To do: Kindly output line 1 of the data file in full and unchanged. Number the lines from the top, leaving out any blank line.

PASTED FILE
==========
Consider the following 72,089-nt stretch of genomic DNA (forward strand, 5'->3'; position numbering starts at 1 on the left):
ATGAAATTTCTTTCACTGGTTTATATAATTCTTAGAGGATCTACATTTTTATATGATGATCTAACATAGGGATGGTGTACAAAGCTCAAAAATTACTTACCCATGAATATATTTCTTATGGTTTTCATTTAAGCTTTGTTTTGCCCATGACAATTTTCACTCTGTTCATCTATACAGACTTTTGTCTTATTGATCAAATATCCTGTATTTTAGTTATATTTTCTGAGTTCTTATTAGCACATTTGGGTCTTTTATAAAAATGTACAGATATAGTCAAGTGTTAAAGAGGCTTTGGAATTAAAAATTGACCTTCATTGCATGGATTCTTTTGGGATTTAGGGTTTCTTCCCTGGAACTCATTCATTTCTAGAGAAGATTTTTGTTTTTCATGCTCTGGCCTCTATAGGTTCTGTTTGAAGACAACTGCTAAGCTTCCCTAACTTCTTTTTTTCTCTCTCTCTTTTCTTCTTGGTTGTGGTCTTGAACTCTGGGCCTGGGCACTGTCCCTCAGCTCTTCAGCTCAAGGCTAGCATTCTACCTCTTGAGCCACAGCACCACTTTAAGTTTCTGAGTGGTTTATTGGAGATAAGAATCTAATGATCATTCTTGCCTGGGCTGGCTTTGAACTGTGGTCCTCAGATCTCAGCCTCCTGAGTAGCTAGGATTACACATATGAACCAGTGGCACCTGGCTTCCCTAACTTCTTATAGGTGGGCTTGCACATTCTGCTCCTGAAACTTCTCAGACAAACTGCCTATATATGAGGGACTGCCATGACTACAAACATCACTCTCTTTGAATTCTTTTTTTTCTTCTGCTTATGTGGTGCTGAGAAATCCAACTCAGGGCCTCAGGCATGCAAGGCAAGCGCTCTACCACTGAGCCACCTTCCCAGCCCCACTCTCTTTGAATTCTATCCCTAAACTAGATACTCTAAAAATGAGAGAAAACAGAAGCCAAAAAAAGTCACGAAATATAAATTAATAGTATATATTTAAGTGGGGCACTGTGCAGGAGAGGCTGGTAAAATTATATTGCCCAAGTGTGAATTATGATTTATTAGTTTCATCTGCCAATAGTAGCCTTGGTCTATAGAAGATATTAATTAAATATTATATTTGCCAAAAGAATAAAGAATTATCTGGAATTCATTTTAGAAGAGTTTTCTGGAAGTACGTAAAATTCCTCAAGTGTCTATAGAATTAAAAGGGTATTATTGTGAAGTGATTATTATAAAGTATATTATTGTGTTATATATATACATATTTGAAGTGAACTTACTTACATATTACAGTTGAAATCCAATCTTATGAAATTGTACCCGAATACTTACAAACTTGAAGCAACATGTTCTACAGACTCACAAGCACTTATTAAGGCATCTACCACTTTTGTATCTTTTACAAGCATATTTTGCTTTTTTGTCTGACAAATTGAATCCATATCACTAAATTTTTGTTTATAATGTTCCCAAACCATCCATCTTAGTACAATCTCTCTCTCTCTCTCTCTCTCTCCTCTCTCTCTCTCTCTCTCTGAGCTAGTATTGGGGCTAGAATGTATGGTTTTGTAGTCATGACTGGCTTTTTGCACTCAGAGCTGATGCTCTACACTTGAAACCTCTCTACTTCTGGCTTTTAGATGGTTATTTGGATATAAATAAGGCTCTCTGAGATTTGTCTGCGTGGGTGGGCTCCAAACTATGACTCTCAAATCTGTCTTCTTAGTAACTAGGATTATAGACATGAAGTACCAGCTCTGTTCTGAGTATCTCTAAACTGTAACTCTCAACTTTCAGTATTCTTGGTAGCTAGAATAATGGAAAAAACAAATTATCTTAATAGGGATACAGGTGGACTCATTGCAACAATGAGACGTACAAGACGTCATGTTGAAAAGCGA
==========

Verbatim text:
Consider the following 72,089-nt stretch of genomic DNA (forward strand, 5'->3'; position numbering starts at 1 on the left):